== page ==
Over the past few weeks, as the world is (finally) protesting systemic racism on a scale not seen since the civil rights movement, there have been a number of high-profile ousters of white women in business who are not practicing what they and their companies preach; women ranging from The Wing’s Audrey Gelman to Man Repeller’s Leandra Medine Cohen whose versions of feminism appear to reflect little to no understanding of intersectionality and of anti-racism.
Many of these women built organizations based entirely around promoting equality — and were particularly vocal in their support of the #BlackLivesMatter movement over the past few weeks — but, as reported by employees and often by their own admission, have failed to live up to those ideals in the workplace. These significant departures represent a teachable moment for some, and, for others, a long overdue recognition of reality.
Here’s a look at the recently (not so dearly) departed:
Company: The Wing (coworking club for women)
Who: Audrey Gelman, CEO & Co-founder
Status: Resigned CEO role, reportedly will remain on the board of directors
Why: Uproar over treatment of BIPOC employees
Words about: “We have been told over and over by our leadership that we’re a mission-driven company, even as the company’s actions consistently prove otherwise,” employees wrote of the company, which proclaims its commitment to the “professional, civic, social, and economic advancement of women through community.”
Words from: “The decision is the right thing for the business and the best way to bring The Wing along into a long overdue era of change,” Gelman wrote in an email to staff obtained by Kara Swisher.
Company: Reformation (sustainable women’s clothing retailer)
Who: Yael Aflalo, CEO & Founder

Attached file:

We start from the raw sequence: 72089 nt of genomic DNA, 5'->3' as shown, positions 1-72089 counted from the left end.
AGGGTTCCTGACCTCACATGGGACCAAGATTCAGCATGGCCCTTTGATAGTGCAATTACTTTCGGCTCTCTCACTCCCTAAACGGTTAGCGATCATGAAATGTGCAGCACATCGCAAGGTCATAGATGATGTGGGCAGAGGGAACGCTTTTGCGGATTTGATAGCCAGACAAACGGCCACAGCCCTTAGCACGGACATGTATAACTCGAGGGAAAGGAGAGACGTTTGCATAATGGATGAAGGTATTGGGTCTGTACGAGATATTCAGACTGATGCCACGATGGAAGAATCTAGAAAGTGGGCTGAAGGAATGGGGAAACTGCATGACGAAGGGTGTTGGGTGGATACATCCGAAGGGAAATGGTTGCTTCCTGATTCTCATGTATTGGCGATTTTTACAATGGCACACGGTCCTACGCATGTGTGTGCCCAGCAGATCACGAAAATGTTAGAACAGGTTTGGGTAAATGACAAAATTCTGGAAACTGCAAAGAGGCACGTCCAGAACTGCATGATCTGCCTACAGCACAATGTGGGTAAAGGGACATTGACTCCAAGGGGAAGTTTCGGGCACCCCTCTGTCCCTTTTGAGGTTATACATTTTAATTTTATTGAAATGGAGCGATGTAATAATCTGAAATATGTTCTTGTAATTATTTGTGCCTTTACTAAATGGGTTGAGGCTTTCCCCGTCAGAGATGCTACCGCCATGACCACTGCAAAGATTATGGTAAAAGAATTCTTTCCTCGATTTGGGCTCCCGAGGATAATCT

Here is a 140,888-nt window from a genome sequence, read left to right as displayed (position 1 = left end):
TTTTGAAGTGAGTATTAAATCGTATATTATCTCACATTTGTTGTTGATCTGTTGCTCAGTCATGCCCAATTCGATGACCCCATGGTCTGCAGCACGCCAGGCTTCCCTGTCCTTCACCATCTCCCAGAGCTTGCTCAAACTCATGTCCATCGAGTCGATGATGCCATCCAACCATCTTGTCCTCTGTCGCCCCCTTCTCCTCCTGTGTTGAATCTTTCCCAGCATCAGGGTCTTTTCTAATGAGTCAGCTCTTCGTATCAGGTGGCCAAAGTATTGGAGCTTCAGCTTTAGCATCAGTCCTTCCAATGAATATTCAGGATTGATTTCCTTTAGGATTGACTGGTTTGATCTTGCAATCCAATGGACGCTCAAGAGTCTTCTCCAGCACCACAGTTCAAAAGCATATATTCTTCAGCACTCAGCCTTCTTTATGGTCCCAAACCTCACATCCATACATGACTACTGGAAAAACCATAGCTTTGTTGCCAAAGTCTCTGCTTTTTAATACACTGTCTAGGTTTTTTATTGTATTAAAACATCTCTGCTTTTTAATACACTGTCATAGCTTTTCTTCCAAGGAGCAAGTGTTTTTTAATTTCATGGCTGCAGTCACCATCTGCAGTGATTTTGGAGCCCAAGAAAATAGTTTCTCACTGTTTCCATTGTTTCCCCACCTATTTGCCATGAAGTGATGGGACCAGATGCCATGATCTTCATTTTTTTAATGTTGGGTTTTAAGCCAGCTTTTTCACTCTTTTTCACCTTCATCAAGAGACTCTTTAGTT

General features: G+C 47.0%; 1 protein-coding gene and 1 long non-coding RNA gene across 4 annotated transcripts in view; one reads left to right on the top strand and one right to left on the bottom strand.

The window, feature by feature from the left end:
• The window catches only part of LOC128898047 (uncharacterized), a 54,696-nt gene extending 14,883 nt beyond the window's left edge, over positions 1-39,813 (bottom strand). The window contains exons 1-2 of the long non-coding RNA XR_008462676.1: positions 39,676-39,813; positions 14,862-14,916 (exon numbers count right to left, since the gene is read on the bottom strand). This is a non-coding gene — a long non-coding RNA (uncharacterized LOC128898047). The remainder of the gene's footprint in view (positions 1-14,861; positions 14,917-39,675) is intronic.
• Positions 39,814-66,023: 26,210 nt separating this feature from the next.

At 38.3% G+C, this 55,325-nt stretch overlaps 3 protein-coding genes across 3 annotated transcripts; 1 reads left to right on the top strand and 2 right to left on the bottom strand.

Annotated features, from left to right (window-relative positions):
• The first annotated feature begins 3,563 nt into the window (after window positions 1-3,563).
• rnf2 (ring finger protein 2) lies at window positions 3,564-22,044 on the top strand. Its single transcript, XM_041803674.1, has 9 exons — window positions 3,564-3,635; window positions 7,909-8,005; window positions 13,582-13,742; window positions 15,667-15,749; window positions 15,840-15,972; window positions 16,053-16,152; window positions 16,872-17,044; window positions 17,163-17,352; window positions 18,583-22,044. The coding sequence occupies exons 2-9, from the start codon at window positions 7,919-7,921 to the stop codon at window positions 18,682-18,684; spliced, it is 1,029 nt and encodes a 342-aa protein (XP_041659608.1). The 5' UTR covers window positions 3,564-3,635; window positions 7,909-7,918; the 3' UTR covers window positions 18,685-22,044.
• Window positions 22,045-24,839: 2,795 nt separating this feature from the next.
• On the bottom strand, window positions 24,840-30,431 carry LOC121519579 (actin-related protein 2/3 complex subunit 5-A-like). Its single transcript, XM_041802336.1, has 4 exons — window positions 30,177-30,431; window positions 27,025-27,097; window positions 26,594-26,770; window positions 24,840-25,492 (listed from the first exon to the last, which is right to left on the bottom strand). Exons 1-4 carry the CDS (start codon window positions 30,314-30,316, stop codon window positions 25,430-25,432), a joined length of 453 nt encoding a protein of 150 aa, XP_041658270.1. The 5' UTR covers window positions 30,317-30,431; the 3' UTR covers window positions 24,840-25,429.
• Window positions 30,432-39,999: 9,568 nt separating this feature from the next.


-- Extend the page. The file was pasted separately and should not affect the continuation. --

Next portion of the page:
Status: Resigned CEO role
Why: Allegations of a racist company culture
Words about: “You will never allow a Black woman to sit at your table because then you wouldn’t be able to talk the way you all love to talk,” former employee Elle Santiago wrote in an Instagram post detailing several racist incidents she experienced at the company.
Words from: “I’ve failed,” Aflalo wrote on Insta. “…[P]art of sustainability is treating people equally. I realize that I have failed all of you in that regard – especially the Black community.”
Company: Refinery29 (publication focused on women)
Who: Christene Barberich, Editor-in-Chief & Co-founder
Status: Resigned EIC role
Why: Lack of diversity and racist company culture
Words about: “I worked at Refinery29 for less than nine months due to a toxic company culture where white women’s egos ruled the near non-existent editorial processes. One of the founders consistently confused myself and one [of] our full-time front desk associates & pay disparity was atrocious,” former employee Ashley Ford tweeted. See @R29Stories.
Words from: “I’ve read and taken in the raw and personal accounts of Black women and women of color regarding their experiences inside our company … What’s clear from these experiences, is that R29 has to change,” Barberich wrote on Insta.
Company: Man Repeller (feminist fashion and lifestyle website)
Who: Leandra Medine Cohen, Founder
Status: Stepped back
Why: “Tone deaf” content and failure to hire and retain diverse voices
Words about: In response to a letter Medine wrote to employees apologizing for the company’s lack of inclusion, former employee Sabrina Santiago wrote, “As a former POC employee that was let go during COVID-19, this ‘apology’ is a slap in the face and honestly disgraceful … I have not been reached out to in any capacity. I hope everyone sees that this is another performative attempt to cover racist actions.”